Calcium, potassium, magnesium, phosphorus and sodium are generally considered the major essential minerals. Minerals that the body needs, in less quantity, include copper, iron, manganese and zinc. An essential mineral is generally defined as a vital chemical element that the body cannot itself produce and is not provided by other essential nutrients. In this guide, we’ll provide information on which minerals you can easily obtain by eating a healthy diet, and the ones you might want to supplement to meet the recommended daily allowance (RDA).
On the Earth, calcium is the fifth most abundant element. It is classified on the periodic table as an alkaline Earth metal. For the body, calcium is an electrolyte of paramount importance. Dr. William Sears, the author of “The Family Nutrition Book,” wrote, “Just as lime is necessary for strong concrete, calcium is needed for strong bones. Calcium is continually deposited into multiplying bone cells, like the cement that holds together the particles of stone and sand in a chunk of concrete.”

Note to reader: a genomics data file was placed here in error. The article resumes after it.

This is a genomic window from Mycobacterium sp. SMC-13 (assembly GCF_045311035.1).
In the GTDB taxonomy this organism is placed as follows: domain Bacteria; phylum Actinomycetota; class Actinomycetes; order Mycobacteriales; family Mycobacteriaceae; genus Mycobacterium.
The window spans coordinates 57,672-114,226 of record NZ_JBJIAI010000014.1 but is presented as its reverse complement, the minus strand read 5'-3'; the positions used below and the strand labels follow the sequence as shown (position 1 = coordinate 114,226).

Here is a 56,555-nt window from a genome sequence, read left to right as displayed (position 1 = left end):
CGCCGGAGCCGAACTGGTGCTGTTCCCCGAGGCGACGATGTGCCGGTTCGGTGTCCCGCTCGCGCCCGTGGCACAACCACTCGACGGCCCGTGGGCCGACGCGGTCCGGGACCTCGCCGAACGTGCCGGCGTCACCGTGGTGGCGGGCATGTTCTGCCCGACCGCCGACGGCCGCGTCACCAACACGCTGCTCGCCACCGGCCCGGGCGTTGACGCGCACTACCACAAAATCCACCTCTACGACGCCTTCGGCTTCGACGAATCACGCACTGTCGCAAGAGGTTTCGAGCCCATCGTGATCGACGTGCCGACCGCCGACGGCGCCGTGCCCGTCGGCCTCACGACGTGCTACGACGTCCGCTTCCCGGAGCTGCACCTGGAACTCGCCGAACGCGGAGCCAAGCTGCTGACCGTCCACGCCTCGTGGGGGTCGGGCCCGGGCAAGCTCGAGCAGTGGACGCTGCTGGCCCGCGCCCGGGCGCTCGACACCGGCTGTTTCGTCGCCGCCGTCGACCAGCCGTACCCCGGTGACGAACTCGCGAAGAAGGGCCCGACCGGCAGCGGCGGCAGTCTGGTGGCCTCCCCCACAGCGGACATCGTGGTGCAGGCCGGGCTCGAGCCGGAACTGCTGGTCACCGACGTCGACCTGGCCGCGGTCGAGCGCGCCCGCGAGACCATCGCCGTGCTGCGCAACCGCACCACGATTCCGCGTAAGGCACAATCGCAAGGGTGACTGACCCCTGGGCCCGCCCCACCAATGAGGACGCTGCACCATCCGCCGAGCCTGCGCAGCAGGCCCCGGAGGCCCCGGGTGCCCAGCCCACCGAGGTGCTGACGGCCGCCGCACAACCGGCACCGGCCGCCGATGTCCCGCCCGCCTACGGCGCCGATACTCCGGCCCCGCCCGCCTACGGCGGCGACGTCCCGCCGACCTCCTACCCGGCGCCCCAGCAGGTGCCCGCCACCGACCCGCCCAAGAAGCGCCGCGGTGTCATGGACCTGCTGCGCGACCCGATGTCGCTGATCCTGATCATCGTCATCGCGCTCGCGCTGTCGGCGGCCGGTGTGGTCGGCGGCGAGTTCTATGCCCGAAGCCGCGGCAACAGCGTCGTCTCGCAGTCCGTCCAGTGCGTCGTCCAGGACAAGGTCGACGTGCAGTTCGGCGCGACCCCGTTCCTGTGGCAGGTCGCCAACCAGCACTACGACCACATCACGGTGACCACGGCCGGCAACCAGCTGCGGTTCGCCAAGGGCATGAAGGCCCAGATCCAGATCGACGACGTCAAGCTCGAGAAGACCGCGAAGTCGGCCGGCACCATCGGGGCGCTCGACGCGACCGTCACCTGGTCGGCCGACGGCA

Aside from the formation and support of strong teeth and bones, calcium is particularly crucial for the health of the body’s circulatory system, nervous system, muscle growth, development and sustenance.
How can I get the recommended amount of calcium? The recommended daily amount of calcium is different for each age group and station in life. Based on the National Institutes of Health (NIH) standards, senior citizens, pregnant and lactating women require a higher amount of calcium — up to 2,000 milligrams — while average weight, middle-aged adults may need as little as 1,000 mg each day to meet the minimum RDA.